Watch for God’s abundance. And get your nets ready.

In what ways do you experience the abundant love of Christ?

Kathy McGovern ©2022

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Divine Mercy Sunday – Cycle C

23 April 2022

Reflecting on John 20:19-31

Three years ago, I found a new favorite author and a new book, Inspired: Slaying Giants, Walking on Water, and Loving the Bible Again by Rachel Held Evans. In some ways it made me sad, because this formerly evangelical young woman was just now discovering Catholic approaches to reading scripture.

It’s understandable that it took  her awhile, growing up as she did in Dayton, Tennessee, made famous by the Scopes Monkey Trial of 1925. The trial, which drew famous prosecutor William Jennings Bryan, and defense attorney Clarence Darrow, publicized the tension between science (evolution) and the fundamentalist reading of the book of Genesis which was so popular in the south.

Rachel was courageous in her own growth as a Christian. As she famously said in Evolving in Monkey Town: How a Girl Who Knew All the Answers Learned to Ask the Questions: “Doubt…requires that we learn the difference between doubting God and doubting what we believe about God. The former has the potential to destroy faith; the latter has the power to enrich and refine it.”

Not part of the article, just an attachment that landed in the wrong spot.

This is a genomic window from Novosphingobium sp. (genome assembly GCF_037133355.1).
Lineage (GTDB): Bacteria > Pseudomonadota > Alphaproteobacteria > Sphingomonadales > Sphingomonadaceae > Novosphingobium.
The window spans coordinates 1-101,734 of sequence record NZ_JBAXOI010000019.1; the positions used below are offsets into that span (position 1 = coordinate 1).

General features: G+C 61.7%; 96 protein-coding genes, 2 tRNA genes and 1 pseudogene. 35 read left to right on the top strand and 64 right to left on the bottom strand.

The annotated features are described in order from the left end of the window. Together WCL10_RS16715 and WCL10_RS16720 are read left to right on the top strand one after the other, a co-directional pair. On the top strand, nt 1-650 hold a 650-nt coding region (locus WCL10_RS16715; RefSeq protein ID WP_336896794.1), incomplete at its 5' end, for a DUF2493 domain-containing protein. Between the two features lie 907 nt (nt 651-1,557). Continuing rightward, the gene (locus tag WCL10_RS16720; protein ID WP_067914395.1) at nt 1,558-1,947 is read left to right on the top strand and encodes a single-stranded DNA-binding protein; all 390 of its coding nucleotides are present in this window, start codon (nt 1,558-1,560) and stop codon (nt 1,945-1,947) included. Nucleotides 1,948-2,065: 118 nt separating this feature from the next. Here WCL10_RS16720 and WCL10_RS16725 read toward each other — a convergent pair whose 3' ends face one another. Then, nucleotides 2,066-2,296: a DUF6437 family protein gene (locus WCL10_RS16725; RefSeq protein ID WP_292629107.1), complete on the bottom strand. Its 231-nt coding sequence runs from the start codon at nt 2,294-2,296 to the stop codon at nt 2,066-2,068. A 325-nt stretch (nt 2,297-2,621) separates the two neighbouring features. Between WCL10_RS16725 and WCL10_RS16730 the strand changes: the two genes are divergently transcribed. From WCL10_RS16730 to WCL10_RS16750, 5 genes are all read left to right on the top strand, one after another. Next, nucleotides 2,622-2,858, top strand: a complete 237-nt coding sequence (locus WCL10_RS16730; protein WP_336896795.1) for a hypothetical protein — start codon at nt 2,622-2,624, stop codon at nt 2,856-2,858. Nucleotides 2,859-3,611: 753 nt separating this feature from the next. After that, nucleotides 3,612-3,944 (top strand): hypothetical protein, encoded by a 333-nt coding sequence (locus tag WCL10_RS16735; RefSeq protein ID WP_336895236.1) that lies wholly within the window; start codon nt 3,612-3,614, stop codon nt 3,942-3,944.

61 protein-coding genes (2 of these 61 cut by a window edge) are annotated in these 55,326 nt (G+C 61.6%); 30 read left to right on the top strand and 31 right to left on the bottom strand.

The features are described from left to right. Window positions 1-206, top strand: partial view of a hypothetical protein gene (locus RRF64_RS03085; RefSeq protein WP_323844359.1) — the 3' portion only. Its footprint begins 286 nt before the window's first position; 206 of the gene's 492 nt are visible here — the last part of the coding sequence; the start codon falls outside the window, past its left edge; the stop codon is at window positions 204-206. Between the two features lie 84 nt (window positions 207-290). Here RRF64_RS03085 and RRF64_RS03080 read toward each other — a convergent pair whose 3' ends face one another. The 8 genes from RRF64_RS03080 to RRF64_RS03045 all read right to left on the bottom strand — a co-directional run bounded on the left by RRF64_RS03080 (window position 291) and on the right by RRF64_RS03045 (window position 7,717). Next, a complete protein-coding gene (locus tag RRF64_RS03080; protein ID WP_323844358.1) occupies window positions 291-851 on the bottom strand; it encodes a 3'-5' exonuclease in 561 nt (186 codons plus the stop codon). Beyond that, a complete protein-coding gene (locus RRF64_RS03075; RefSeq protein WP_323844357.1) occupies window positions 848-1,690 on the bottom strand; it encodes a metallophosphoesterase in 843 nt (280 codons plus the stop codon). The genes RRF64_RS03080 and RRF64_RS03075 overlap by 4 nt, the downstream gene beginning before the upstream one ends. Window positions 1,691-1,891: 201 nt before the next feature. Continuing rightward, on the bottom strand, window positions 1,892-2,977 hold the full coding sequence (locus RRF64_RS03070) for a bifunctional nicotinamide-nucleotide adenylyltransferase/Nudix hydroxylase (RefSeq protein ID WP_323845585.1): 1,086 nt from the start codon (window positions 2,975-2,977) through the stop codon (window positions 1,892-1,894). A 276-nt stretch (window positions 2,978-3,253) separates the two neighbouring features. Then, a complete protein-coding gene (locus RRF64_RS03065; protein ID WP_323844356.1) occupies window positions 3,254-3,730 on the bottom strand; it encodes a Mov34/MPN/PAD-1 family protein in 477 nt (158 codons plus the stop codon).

What astounding joy Thomas must have felt when the Divine Mercy greeted him that night. I don’t think he ever doubted God. He doubted what he believed about God, that there could be no intersection between his lived experience—he had, after all, seen his Lord, crucified and buried that terrible Friday—and his faith. Touch my wounds, said Jesus.

One week after I discovered her, Rachel died of the flu at age 38. She left an infant, a toddler, and a devastated husband. Where is God in the tragedy of her death? Touch my wounds, says Jesus. I am here.

Jesus, I trust in you.

How does your faith inform your experiences every day?

Kathy McGovern ©2022

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Easter Sunday: the Resurrection of the Lord

16 April 2022

Reflecting on John 20:1-9